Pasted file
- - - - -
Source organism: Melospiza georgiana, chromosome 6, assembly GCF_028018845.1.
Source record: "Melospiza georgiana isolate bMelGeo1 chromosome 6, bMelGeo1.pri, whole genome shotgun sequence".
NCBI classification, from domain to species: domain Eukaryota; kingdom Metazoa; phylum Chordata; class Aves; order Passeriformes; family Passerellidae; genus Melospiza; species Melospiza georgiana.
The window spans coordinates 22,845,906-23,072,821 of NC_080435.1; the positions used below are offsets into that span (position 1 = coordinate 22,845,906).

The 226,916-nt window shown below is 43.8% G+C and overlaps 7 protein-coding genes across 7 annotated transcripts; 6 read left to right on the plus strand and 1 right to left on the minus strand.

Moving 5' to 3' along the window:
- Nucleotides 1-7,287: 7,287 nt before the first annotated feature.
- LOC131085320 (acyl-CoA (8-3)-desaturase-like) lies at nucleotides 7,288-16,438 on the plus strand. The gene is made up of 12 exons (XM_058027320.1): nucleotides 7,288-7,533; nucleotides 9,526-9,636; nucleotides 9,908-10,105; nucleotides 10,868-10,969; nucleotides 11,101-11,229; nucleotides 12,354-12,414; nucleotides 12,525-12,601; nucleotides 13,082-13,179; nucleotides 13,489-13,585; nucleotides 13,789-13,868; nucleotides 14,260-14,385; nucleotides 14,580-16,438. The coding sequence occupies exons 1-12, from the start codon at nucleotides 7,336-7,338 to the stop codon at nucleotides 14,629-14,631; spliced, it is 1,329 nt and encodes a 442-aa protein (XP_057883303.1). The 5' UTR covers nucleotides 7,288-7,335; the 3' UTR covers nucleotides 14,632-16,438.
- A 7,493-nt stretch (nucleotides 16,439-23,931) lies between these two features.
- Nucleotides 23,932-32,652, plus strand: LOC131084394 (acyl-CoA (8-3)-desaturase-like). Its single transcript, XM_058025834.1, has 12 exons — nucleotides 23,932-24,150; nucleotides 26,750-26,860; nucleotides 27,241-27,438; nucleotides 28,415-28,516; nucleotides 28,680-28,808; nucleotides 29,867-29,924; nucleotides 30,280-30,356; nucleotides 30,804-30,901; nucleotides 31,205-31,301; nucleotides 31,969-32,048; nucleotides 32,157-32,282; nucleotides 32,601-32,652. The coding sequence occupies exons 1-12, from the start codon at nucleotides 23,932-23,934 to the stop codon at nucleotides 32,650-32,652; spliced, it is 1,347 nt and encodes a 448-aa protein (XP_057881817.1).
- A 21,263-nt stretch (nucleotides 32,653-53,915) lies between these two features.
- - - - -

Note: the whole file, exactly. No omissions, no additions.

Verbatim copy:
Source organism: Melospiza georgiana, chromosome 6, assembly GCF_028018845.1.
Source record: "Melospiza georgiana isolate bMelGeo1 chromosome 6, bMelGeo1.pri, whole genome shotgun sequence".
NCBI classification, from domain to species: domain Eukaryota; kingdom Metazoa; phylum Chordata; class Aves; order Passeriformes; family Passerellidae; genus Melospiza; species Melospiza georgiana.
The window spans coordinates 22,845,906-23,072,821 of NC_080435.1; the positions used below are offsets into that span (position 1 = coordinate 22,845,906).

The 226,916-nt window shown below is 43.8% G+C and overlaps 7 protein-coding genes across 7 annotated transcripts; 6 read left to right on the plus strand and 1 right to left on the minus strand.

Moving 5' to 3' along the window:
- Nucleotides 1-7,287: 7,287 nt before the first annotated feature.
- LOC131085320 (acyl-CoA (8-3)-desaturase-like) lies at nucleotides 7,288-16,438 on the plus strand. The gene is made up of 12 exons (XM_058027320.1): nucleotides 7,288-7,533; nucleotides 9,526-9,636; nucleotides 9,908-10,105; nucleotides 10,868-10,969; nucleotides 11,101-11,229; nucleotides 12,354-12,414; nucleotides 12,525-12,601; nucleotides 13,082-13,179; nucleotides 13,489-13,585; nucleotides 13,789-13,868; nucleotides 14,260-14,385; nucleotides 14,580-16,438. The coding sequence occupies exons 1-12, from the start codon at nucleotides 7,336-7,338 to the stop codon at nucleotides 14,629-14,631; spliced, it is 1,329 nt and encodes a 442-aa protein (XP_057883303.1). The 5' UTR covers nucleotides 7,288-7,335; the 3' UTR covers nucleotides 14,632-16,438.
- A 7,493-nt stretch (nucleotides 16,439-23,931) lies between these two features.
- Nucleotides 23,932-32,652, plus strand: LOC131084394 (acyl-CoA (8-3)-desaturase-like). Its single transcript, XM_058025834.1, has 12 exons — nucleotides 23,932-24,150; nucleotides 26,750-26,860; nucleotides 27,241-27,438; nucleotides 28,415-28,516; nucleotides 28,680-28,808; nucleotides 29,867-29,924; nucleotides 30,280-30,356; nucleotides 30,804-30,901; nucleotides 31,205-31,301; nucleotides 31,969-32,048; nucleotides 32,157-32,282; nucleotides 32,601-32,652. The coding sequence occupies exons 1-12, from the start codon at nucleotides 23,932-23,934 to the stop codon at nucleotides 32,650-32,652; spliced, it is 1,347 nt and encodes a 448-aa protein (XP_057881817.1).
- A 21,263-nt stretch (nucleotides 32,653-53,915) lies between these two features.